Photos by Jake Swanson
A Former SEAL Schools Us On the Finer Points of Fieldcraft and Marksmanship in the Concrete Jungle
According to the U.S. Census Bureau, 80 percent of the American population lives in urban areas. Yet, whenever we see classes or articles about precision marksmanship, they’re usually set against a backdrop of wide-open spaces, with emphasis on the mythical “1,000-yard shot.” Charles Mosier, lead sniper with Las Vegas SWAT and a former Navy SEAL, aims to change that with his urban sniper course.
Basic skills of fieldcraft, navigation, stalking, and trigger pulling don’t change, whether the environment is the tundra of northern Norway or the mountains of Afghanistan. But the methods used to ensure a successful shot and the survival of the shooter must be adapted to circumstance. This is why Mosier teaches through doing. Each student gets the chance to practice with his or her equipment in a hands-on setting to see what works, and if it doesn’t, to come up with an alternative.
Although the classic ritual of “vegging up” still has its place, even if it’s to take a position in someone’s herbaceous borders, a full-on ghillie suit looks a little incongruous if the sniper is setting up in an office suite. Instead, cloth mesh in various shades is employed to break up the outline and limit visibility from outside.
Start by drawing the blinds and, if there are any other light sources, using a poncho or similar opaque cloth to cut down light from behind you so that you’re not backlit. Then, use black mesh to cover the window you’ll be observing or shooting through — Mosier uses duct tape and king-sized thumbtacks to keep it in place. From the outside, it’ll look like the room is dimly lit, and even if an observer glances in from the sidewalk, your presence will be concealed. Hang an additional layer of mesh from the ceiling between the window and your firing position, and then cover the shooter with mesh as well. The firing position can be constructed from furniture, or a tripod and Hog Saddle shooting rest.
The same construction techniques can be used inside vehicles — start by blocking out as much light as possible, then layer up mesh to improve camouflage. Las Vegas SWAT uses pre-cut cardboard panels that can be taped in place over windows in order to quickly darken the interior, along with suitably sized pieces of mesh to cover the space between a vehicle’s B and C pillars. Backpacks are piled on the rear seat to provide a steady rest and once the shooter has folded himself into position, his partner then covers him with — yes, you guessed it — more mesh. The more layers you add between you and your target, the greater the level of concealment. You may worry about bullet deflection, but at typical engagement distances, its effect on accuracy is negligible.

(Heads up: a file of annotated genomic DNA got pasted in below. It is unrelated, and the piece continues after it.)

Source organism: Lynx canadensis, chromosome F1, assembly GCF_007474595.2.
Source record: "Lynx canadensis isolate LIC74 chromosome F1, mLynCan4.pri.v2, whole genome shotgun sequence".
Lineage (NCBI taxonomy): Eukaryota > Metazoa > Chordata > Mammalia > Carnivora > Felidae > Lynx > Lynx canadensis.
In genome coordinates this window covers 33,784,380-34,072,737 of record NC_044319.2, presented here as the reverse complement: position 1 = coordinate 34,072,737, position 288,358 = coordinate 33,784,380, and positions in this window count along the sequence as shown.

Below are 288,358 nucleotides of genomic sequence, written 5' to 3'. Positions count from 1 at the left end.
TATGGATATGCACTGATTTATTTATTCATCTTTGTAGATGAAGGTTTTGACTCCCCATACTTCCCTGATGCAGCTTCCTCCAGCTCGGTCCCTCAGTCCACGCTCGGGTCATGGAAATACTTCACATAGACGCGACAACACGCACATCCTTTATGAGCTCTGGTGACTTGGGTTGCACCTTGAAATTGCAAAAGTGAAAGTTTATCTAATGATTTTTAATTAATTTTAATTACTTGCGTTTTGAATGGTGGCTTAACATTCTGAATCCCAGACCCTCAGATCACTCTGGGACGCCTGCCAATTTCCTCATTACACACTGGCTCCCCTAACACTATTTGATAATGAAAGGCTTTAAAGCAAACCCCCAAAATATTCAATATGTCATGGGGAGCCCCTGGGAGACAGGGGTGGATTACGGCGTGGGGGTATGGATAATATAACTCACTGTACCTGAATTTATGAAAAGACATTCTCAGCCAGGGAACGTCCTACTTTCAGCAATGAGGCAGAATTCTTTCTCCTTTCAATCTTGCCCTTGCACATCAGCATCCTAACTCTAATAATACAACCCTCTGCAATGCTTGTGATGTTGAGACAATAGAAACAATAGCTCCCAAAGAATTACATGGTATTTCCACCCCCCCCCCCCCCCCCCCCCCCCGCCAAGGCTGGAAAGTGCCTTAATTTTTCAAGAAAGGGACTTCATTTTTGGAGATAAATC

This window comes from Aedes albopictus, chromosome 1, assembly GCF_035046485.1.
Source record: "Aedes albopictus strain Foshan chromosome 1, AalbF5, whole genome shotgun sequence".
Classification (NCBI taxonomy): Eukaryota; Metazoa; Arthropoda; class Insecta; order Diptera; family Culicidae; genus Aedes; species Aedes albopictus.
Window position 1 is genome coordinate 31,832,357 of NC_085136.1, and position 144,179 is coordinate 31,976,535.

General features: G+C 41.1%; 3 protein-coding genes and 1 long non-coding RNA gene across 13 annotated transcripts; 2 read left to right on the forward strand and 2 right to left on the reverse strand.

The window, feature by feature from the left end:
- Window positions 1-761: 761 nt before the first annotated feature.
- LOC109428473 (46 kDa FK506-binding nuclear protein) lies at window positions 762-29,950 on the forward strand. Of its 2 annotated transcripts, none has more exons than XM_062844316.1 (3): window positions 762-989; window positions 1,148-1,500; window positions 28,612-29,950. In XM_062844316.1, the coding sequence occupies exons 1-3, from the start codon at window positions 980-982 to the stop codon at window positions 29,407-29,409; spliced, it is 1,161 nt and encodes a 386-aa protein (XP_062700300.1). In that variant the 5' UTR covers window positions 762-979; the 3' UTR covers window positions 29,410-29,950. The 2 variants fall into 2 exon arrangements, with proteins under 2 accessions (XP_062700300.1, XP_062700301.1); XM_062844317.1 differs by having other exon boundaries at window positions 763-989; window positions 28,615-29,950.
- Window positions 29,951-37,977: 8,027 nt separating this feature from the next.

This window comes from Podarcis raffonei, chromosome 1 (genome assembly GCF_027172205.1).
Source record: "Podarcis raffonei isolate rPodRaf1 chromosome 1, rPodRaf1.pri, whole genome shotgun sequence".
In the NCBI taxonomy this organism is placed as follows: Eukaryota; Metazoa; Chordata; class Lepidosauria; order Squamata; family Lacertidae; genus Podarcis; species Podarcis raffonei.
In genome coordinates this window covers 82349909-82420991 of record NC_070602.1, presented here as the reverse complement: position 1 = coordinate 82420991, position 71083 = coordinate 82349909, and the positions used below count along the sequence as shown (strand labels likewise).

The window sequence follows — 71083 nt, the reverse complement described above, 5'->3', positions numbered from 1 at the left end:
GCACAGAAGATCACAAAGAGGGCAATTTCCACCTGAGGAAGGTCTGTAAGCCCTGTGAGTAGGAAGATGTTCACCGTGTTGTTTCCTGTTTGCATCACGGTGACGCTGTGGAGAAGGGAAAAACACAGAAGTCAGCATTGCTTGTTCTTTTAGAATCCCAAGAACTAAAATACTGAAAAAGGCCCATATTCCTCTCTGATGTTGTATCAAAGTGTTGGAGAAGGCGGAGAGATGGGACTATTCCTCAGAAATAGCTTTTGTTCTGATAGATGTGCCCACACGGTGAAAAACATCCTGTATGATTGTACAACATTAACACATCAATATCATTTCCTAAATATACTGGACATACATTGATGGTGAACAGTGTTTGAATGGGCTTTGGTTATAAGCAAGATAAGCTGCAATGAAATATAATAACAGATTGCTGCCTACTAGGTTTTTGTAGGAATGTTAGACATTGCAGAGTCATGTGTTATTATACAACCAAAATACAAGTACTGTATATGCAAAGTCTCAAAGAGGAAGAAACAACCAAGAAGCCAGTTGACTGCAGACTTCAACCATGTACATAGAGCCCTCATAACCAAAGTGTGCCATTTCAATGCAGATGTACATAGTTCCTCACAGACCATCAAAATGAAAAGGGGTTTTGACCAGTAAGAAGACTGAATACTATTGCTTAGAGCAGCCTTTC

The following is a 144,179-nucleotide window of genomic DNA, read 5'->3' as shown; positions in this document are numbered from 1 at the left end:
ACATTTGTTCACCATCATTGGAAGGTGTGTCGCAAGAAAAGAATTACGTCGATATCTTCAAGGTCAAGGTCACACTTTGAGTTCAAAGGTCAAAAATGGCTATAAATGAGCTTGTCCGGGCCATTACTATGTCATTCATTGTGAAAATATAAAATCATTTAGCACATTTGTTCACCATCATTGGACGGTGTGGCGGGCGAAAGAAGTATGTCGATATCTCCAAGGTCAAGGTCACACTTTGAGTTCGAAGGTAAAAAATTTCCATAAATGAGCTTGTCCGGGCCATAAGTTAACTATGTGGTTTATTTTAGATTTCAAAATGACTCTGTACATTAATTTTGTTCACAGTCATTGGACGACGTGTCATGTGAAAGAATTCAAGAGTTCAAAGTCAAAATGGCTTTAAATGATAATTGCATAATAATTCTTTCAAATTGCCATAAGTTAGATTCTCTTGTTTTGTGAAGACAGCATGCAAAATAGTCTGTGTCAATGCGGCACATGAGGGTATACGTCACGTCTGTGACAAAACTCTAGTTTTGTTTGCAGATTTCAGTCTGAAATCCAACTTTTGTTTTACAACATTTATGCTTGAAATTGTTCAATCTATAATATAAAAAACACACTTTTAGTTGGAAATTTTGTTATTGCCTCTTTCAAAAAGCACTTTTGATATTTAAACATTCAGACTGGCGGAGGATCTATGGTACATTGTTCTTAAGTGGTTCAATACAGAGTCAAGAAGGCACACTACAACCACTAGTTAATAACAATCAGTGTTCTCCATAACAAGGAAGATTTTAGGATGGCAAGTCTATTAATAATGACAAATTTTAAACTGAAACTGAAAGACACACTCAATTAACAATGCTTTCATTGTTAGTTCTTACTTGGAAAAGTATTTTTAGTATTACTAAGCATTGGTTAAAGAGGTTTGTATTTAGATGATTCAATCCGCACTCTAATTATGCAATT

Making Holes Through Holes
One factor that most definitely will affect hit probability, however, is if your rounds impact a wall before reaching the target. Because the urban environment produces so many opportunities for shots that must be taken through cover, it’s critical to know your sight offset at different distances. To teach this, Mosier places cardboard screens with different sized holes in them a couple of yards in front of students, who are then tasked to engage targets 100 yards downrange. The cardboard represents a wall with a hole through which the shooter would engage targets, referred to as a loophole. Using loopholes can help conceal your location. Shooters must adjust their positions in order to place the reticle on the target, while ensuring their bore axis is clear of the cardboard “wall.” Want to find out exactly what your sight offset is? Set up a target 6 feet from your muzzle, aim at a reference point and fire one round, then use a ruler to measure the distance from your point of aim to the bullet impact. Log this data, as you now know what’s the smallest size loophole you can fire from at that distance.
When you have this information, you can then collect additional data at 10-yard increments out to your zero distance. Once this is in your logbook, you have all the tools you need to overcome another ubiquitous urban obstacle: the chain-link fence. Unlike cloth mesh, clipping a strand of wire with a bullet is guaranteed to send it way off course or cause it to fragment. But once you know your sight offset, it’s possible to confidently send a projectile through the spaces in between. It also helps to remember that each diamond in a fence panel is usually 4.5 inches, corner to corner.